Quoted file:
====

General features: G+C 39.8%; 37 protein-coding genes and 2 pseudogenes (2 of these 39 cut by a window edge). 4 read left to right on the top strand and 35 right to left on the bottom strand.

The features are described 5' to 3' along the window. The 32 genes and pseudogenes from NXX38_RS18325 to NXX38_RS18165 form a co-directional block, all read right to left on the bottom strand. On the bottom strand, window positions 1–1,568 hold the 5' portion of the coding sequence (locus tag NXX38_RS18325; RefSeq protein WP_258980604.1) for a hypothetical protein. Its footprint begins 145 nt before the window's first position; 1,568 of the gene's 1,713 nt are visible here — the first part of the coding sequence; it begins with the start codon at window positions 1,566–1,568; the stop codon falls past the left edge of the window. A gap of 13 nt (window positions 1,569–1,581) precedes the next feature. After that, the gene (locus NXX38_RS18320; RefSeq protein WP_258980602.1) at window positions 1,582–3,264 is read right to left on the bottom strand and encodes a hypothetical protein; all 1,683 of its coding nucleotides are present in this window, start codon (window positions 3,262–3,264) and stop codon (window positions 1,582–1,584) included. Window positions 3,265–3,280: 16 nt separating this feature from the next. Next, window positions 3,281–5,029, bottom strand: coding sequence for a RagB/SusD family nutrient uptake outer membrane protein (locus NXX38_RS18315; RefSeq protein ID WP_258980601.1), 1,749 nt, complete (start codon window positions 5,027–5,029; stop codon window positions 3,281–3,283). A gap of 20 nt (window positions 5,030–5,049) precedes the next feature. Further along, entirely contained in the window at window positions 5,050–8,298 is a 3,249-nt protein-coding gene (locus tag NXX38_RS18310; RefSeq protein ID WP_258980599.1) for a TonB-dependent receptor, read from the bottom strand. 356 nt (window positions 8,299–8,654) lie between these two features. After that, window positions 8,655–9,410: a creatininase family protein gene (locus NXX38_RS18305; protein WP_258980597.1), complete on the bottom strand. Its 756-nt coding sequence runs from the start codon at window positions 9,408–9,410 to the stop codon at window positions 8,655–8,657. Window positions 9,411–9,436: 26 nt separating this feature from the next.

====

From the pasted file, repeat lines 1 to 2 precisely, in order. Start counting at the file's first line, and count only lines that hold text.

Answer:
General features: G+C 39.8%; 37 protein-coding genes and 2 pseudogenes (2 of these 39 cut by a window edge). 4 read left to right on the top strand and 35 right to left on the bottom strand.

The features are described 5' to 3' along the window. The 32 genes and pseudogenes from NXX38_RS18325 to NXX38_RS18165 form a co-directional block, all read right to left on the bottom strand. On the bottom strand, window positions 1–1,568 hold the 5' portion of the coding sequence (locus tag NXX38_RS18325; RefSeq protein WP_258980604.1) for a hypothetical protein. Its footprint begins 145 nt before the window's first position; 1,568 of the gene's 1,713 nt are visible here — the first part of the coding sequence; it begins with the start codon at window positions 1,566–1,568; the stop codon falls past the left edge of the window. A gap of 13 nt (window positions 1,569–1,581) precedes the next feature. After that, the gene (locus NXX38_RS18320; RefSeq protein WP_258980602.1) at window positions 1,582–3,264 is read right to left on the bottom strand and encodes a hypothetical protein; all 1,683 of its coding nucleotides are present in this window, start codon (window positions 3,262–3,264) and stop codon (window positions 1,582–1,584) included. Window positions 3,265–3,280: 16 nt separating this feature from the next. Next, window positions 3,281–5,029, bottom strand: coding sequence for a RagB/SusD family nutrient uptake outer membrane protein (locus NXX38_RS18315; RefSeq protein ID WP_258980601.1), 1,749 nt, complete (start codon window positions 5,027–5,029; stop codon window positions 3,281–3,283). A gap of 20 nt (window positions 5,030–5,049) precedes the next feature. Further along, entirely contained in the window at window positions 5,050–8,298 is a 3,249-nt protein-coding gene (locus tag NXX38_RS18310; RefSeq protein ID WP_258980599.1) for a TonB-dependent receptor, read from the bottom strand. 356 nt (window positions 8,299–8,654) lie between these two features. After that, window positions 8,655–9,410: a creatininase family protein gene (locus NXX38_RS18305; protein WP_258980597.1), complete on the bottom strand. Its 756-nt coding sequence runs from the start codon at window positions 9,408–9,410 to the stop codon at window positions 8,655–8,657. Window positions 9,411–9,436: 26 nt separating this feature from the next.